How To: Prepare for the Worst in Cybersecurity
This article was first published in InfoSecurity
Financial services organizations have always been conscious of the lurking cyber threat. Most are fortunate and can successfully defend against the (seemingly) never-ending and ever-increasing volume of attacks. However, some senior leaders are now citing cybersecurity as their greatest concern due to the prevalence of nation-state attacks and the scale of potential rewards for cyber-criminals if they are successful.
In an article published in the Financial Times earlier this month, the CEO of the world’s largest sovereign wealth fund (Norway’s $1.2trn oil fund) stated that he is “worried more about cyber than he is about markets.”
Regulators are increasingly worried too, and the FCA and PRA have issued recent policies to strengthen firms’ resilience against attacks. This includes supply chains, which form an increasingly important part of the financial services system; in fact, regulators have already set out plans to directly oversee and strengthen the resilience of critical third parties, such as major cloud providers.
The advice is clear; hope for the best but prepare for the worst. Under new regulations, firms and their suppliers need to prepare for when (not if) a cyber-attack happens. So what steps should firms take to be as prepared as possible for an attack?
- Firstly, check the effectiveness of your cyber controls. It sounds like a basic step, but there is often a gap between the controls a firm sets out in policy and what happens in day-to-day operations. For example, identity and access management controls should be tightly linked to joiners, movers and leavers to ensure they are up-to-date with the latest employee movements. Cyber-criminals will always look for weak links in the chain, and if you have basic control failures or controls that your employees are circumnavigating, it creates opportunities for the hacker.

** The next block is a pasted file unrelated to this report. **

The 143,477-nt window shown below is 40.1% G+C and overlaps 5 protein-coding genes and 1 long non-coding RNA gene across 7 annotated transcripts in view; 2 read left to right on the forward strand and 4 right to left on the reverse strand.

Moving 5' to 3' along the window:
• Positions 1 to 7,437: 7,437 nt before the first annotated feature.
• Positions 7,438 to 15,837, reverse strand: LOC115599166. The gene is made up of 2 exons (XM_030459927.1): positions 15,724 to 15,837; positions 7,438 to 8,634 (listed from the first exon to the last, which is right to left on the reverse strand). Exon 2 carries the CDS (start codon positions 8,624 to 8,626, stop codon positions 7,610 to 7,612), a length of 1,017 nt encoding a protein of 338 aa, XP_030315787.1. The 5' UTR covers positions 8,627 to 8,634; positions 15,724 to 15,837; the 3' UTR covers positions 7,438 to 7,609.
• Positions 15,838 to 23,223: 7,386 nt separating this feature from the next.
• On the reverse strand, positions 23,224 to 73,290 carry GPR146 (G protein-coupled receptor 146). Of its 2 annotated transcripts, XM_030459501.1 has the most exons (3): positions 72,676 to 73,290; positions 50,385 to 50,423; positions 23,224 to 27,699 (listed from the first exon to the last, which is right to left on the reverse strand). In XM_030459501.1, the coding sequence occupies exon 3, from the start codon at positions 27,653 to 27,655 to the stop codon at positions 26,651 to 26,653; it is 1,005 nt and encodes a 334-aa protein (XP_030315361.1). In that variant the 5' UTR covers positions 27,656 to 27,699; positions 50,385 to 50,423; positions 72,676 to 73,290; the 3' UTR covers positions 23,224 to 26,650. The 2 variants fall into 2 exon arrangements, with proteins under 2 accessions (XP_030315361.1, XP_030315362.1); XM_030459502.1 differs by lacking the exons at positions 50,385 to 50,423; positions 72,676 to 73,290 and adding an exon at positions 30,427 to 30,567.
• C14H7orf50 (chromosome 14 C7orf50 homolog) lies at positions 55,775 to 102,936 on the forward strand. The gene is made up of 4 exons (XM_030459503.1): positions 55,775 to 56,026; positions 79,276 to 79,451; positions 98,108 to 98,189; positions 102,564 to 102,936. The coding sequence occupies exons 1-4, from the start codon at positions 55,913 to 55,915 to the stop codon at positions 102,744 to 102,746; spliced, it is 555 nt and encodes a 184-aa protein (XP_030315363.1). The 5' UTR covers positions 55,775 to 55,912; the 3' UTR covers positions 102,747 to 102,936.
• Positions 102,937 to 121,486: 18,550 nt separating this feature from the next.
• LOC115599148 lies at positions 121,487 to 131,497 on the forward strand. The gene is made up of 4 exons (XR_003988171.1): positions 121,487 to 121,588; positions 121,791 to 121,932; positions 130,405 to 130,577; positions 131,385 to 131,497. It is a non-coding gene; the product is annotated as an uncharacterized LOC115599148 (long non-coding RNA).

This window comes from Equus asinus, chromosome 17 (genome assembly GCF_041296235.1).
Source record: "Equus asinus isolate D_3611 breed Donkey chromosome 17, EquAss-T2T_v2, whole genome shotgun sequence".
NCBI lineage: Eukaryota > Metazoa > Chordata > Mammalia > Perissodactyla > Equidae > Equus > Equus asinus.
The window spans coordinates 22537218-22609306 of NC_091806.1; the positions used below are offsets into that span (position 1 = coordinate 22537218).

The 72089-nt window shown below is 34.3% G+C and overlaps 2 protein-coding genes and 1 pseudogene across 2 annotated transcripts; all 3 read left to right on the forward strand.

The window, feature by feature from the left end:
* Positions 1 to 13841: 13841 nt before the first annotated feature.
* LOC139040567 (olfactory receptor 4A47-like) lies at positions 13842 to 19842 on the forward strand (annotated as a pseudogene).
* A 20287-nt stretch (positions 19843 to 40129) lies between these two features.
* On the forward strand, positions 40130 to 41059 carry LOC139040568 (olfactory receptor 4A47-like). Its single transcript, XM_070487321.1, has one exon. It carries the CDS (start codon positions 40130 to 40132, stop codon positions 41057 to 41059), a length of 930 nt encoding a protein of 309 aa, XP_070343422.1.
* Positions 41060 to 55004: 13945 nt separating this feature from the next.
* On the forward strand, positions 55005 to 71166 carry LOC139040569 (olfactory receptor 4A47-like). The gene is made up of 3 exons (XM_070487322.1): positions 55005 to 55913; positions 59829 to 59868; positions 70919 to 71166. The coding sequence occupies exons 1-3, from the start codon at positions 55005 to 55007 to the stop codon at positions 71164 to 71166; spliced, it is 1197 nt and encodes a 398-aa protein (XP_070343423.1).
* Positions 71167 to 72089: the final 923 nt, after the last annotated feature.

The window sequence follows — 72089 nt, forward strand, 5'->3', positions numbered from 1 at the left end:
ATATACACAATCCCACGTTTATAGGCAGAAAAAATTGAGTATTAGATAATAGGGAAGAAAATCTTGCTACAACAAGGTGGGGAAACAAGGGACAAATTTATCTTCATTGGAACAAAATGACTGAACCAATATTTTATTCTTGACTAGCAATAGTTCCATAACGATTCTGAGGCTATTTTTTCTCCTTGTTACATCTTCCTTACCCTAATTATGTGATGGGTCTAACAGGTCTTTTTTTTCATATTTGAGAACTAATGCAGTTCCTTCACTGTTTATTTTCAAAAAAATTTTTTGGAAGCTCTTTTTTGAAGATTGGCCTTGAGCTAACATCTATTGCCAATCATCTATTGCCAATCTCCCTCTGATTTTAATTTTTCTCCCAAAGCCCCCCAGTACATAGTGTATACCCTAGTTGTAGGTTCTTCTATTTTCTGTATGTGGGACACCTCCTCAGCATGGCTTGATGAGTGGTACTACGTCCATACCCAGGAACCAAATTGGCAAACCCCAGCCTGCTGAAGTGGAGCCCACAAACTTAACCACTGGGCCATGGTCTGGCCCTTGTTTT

- The next step is ensuring cybersecurity is considered in the design stage of any new project rather than retrospectively added later. New projects often spin up new technologies quickly to pilot new ways of working. This creates an opportunity for hackers to exploit environments that might not be as secure. It’s also important to ensure that you work with your third-party suppliers on projects securely and that their cyber controls are as robust as yours. A recent infamous example is where nation-state attackers used a compromised SolarWinds update to access US government data.
- Training your employees in basic cyber awareness is a good way to bolster your defenses. Hackers sometimes leave tell-tale signs that an attack is imminent, such as unusual access to systems. If your employees know what to look out for and take pride in looking after your customers’ data, they can be your best defense. Criminals will usually try sophisticated phishing campaigns to get access to employee system credentials that are useful during an attack later on.
- Beware of the inside job. A worrying number of cyber-attacks are conducted by those already inside the organization. A robust insider threat framework will help you identify the policies, controls and monitoring you need to stop this from happening. A comprehensive framework will allow organizations to link physical and digital controls. For example, an employee accessing an office late at night using their access pass at the turnstile and downloading a large volume of data should be flagged as suspicious activity if it’s not their usual work pattern.
- Sadly, it is now more a case of when, not if, your systems will be attacked, so it is important to have good monitoring systems in place. This means keeping your monitoring up-to-date, often partnering with a Security Operations Centre (SOC) provider for 24/7 cover and having a plan for what you will do in the event of an attack, both technically and from a management and communications point of view.
- Finally, you should simulate your response to a cyber-attack. Our work with boards and senior executives has demonstrated that those who rehearse their response, typically to differing scenarios each year, perrform far better should an actual attack happen. A rehearsal will help you to iron out any gaps in your procedures and understand how you work together as a team under pressure.
Just in case the worst does happen, you will want to consider cyber insurance, but read the terms carefully as there are often limitations to cover or stipulations about how you’re expected to conduct the response to an attack.
The reality is that while good leaders have worried about cyber threats for many years, the challenges and risks remain and now more than ever, they must not let up their guard.